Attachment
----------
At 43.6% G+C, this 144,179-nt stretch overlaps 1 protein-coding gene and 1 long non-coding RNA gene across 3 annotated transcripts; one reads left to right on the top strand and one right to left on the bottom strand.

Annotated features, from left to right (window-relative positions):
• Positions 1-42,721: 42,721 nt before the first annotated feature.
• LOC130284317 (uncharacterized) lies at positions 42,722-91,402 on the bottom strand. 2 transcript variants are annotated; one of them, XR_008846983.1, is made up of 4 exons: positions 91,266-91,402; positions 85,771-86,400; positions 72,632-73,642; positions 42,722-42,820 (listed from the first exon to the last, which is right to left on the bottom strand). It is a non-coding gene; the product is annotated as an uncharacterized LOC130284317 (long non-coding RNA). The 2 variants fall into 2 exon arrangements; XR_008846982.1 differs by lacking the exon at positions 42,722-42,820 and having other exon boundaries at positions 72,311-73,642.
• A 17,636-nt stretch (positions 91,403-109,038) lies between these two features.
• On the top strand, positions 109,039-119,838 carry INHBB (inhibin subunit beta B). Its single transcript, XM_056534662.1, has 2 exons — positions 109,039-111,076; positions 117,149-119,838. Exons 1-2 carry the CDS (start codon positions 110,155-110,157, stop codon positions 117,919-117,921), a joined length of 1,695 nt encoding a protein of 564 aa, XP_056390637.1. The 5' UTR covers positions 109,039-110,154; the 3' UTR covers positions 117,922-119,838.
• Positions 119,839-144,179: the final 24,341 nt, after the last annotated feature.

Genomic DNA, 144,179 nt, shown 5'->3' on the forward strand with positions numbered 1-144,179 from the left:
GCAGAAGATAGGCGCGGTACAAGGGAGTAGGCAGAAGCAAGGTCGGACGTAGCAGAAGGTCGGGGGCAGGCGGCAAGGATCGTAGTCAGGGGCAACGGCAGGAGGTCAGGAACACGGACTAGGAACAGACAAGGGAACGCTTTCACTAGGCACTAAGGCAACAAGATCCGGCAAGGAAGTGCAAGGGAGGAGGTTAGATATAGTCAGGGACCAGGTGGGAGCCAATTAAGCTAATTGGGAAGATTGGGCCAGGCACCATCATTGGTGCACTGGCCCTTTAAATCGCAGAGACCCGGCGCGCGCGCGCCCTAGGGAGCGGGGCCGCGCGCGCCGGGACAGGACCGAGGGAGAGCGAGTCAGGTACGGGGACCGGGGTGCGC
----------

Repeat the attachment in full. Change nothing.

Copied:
At 43.6% G+C, this 144,179-nt stretch overlaps 1 protein-coding gene and 1 long non-coding RNA gene across 3 annotated transcripts; one reads left to right on the top strand and one right to left on the bottom strand.

Annotated features, from left to right (window-relative positions):
• Positions 1-42,721: 42,721 nt before the first annotated feature.
• LOC130284317 (uncharacterized) lies at positions 42,722-91,402 on the bottom strand. 2 transcript variants are annotated; one of them, XR_008846983.1, is made up of 4 exons: positions 91,266-91,402; positions 85,771-86,400; positions 72,632-73,642; positions 42,722-42,820 (listed from the first exon to the last, which is right to left on the bottom strand). It is a non-coding gene; the product is annotated as an uncharacterized LOC130284317 (long non-coding RNA). The 2 variants fall into 2 exon arrangements; XR_008846982.1 differs by lacking the exon at positions 42,722-42,820 and having other exon boundaries at positions 72,311-73,642.
• A 17,636-nt stretch (positions 91,403-109,038) lies between these two features.
• On the top strand, positions 109,039-119,838 carry INHBB (inhibin subunit beta B). Its single transcript, XM_056534662.1, has 2 exons — positions 109,039-111,076; positions 117,149-119,838. Exons 1-2 carry the CDS (start codon positions 110,155-110,157, stop codon positions 117,919-117,921), a joined length of 1,695 nt encoding a protein of 564 aa, XP_056390637.1. The 5' UTR covers positions 109,039-110,154; the 3' UTR covers positions 117,922-119,838.
• Positions 119,839-144,179: the final 24,341 nt, after the last annotated feature.

Genomic DNA, 144,179 nt, shown 5'->3' on the forward strand with positions numbered 1-144,179 from the left:
GCAGAAGATAGGCGCGGTACAAGGGAGTAGGCAGAAGCAAGGTCGGACGTAGCAGAAGGTCGGGGGCAGGCGGCAAGGATCGTAGTCAGGGGCAACGGCAGGAGGTCAGGAACACGGACTAGGAACAGACAAGGGAACGCTTTCACTAGGCACTAAGGCAACAAGATCCGGCAAGGAAGTGCAAGGGAGGAGGTTAGATATAGTCAGGGACCAGGTGGGAGCCAATTAAGCTAATTGGGAAGATTGGGCCAGGCACCATCATTGGTGCACTGGCCCTTTAAATCGCAGAGACCCGGCGCGCGCGCGCCCTAGGGAGCGGGGCCGCGCGCGCCGGGACAGGACCGAGGGAGAGCGAGTCAGGTACGGGGACCGGGGTGCGC